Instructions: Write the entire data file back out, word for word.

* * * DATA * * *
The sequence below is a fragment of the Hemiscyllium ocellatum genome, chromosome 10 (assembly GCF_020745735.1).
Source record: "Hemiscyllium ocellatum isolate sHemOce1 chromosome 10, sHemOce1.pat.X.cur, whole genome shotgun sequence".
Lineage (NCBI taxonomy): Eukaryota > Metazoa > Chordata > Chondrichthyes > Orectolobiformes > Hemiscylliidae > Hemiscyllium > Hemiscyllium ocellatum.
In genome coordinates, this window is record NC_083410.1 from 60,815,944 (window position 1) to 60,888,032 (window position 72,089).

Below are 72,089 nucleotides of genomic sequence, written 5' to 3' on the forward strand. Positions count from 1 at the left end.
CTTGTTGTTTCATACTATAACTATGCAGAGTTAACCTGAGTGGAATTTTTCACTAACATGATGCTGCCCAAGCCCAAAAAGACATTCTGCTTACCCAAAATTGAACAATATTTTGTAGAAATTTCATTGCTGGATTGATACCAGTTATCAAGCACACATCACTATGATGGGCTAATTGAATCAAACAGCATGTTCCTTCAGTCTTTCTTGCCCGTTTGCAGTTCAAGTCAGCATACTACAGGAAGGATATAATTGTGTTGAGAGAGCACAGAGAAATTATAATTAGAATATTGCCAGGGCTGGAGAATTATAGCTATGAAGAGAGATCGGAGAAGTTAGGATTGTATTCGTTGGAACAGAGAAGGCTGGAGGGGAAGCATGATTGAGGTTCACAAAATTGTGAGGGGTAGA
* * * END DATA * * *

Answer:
The sequence below is a fragment of the Hemiscyllium ocellatum genome, chromosome 10 (assembly GCF_020745735.1).
Source record: "Hemiscyllium ocellatum isolate sHemOce1 chromosome 10, sHemOce1.pat.X.cur, whole genome shotgun sequence".
Lineage (NCBI taxonomy): Eukaryota > Metazoa > Chordata > Chondrichthyes > Orectolobiformes > Hemiscylliidae > Hemiscyllium > Hemiscyllium ocellatum.
In genome coordinates, this window is record NC_083410.1 from 60,815,944 (window position 1) to 60,888,032 (window position 72,089).

Below are 72,089 nucleotides of genomic sequence, written 5' to 3' on the forward strand. Positions count from 1 at the left end.
CTTGTTGTTTCATACTATAACTATGCAGAGTTAACCTGAGTGGAATTTTTCACTAACATGATGCTGCCCAAGCCCAAAAAGACATTCTGCTTACCCAAAATTGAACAATATTTTGTAGAAATTTCATTGCTGGATTGATACCAGTTATCAAGCACACATCACTATGATGGGCTAATTGAATCAAACAGCATGTTCCTTCAGTCTTTCTTGCCCGTTTGCAGTTCAAGTCAGCATACTACAGGAAGGATATAATTGTGTTGAGAGAGCACAGAGAAATTATAATTAGAATATTGCCAGGGCTGGAGAATTATAGCTATGAAGAGAGATCGGAGAAGTTAGGATTGTATTCGTTGGAACAGAGAAGGCTGGAGGGGAAGCATGATTGAGGTTCACAAAATTGTGAGGGGTAGA